• Analytics: Your PRM tool should allow you to track topline partner sales KPIs in real-time — metrics like customers acquired or sales closed in a given quarter. You’ll also need to be able to track sales by partner rep to ensure commissions are accurate and delivered on time. 

Time to elevate your partner relationship management 

Increasing your sales organization’s impact through partner selling might sound overwhelming, but it doesn’t have to be. With the right partner relationship management tool, you can easily tap into a new flow of customers and empower your partners to sell quickly and easily. Just remember to revisit your training to ensure it aligns with your company’s most recent strategies and product releases, and update performance metrics periodically to make sure they fit with your overarching sales goals.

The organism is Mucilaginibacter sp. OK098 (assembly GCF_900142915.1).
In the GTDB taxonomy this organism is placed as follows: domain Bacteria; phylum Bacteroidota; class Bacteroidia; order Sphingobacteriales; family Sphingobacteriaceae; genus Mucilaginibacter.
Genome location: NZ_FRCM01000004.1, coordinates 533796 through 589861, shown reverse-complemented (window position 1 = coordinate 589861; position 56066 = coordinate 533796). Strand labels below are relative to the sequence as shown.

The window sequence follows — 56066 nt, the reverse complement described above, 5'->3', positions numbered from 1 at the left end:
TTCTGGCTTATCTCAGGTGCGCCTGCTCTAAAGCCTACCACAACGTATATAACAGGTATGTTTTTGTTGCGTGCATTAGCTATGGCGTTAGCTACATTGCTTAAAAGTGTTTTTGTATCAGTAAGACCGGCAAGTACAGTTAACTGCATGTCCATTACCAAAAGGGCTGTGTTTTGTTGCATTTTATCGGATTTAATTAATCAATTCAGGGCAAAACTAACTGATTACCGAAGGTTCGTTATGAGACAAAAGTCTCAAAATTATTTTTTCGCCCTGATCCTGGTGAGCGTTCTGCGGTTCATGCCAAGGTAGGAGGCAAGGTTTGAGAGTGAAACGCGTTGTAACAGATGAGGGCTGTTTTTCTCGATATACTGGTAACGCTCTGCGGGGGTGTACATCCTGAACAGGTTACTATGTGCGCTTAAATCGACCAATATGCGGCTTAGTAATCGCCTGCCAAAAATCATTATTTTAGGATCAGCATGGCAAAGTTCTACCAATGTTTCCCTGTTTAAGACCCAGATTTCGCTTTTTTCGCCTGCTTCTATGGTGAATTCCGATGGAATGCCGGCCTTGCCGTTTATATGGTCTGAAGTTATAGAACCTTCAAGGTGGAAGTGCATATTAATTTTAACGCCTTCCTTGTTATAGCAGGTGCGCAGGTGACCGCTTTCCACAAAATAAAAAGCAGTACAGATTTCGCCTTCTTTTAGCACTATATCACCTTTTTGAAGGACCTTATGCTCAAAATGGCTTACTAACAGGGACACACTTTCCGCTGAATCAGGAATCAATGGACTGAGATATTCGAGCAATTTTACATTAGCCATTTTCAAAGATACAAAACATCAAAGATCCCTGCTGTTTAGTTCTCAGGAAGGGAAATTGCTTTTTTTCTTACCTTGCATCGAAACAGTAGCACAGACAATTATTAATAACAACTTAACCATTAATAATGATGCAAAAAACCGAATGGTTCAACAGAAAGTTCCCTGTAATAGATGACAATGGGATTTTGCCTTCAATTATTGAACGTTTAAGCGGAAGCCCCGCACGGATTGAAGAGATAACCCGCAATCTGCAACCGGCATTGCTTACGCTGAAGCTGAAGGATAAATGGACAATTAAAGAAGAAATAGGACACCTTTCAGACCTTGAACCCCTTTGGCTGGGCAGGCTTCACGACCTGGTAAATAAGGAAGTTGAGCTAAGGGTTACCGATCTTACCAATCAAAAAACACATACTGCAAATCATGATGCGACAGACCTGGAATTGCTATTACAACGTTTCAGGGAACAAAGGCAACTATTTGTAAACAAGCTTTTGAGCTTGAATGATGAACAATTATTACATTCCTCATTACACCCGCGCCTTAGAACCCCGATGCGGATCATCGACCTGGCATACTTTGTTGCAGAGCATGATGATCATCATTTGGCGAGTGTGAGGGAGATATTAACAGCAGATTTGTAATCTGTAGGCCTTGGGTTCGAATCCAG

Get advice on how to scale your sales efforts with partner selling 

Need guidance on partner relationship management? Ask one of the sales experts in our community — and share your own insights.

Rahim Lalji, Operations Leader, Stripe
Rahim Lalji Operations Leader, Stripe

As the head of partner operations for the Stripe Partner Ecosystem, Rahim Lalji focuses on product development and operational excellence. He previously held leadership positions at AWS.

More by Rahim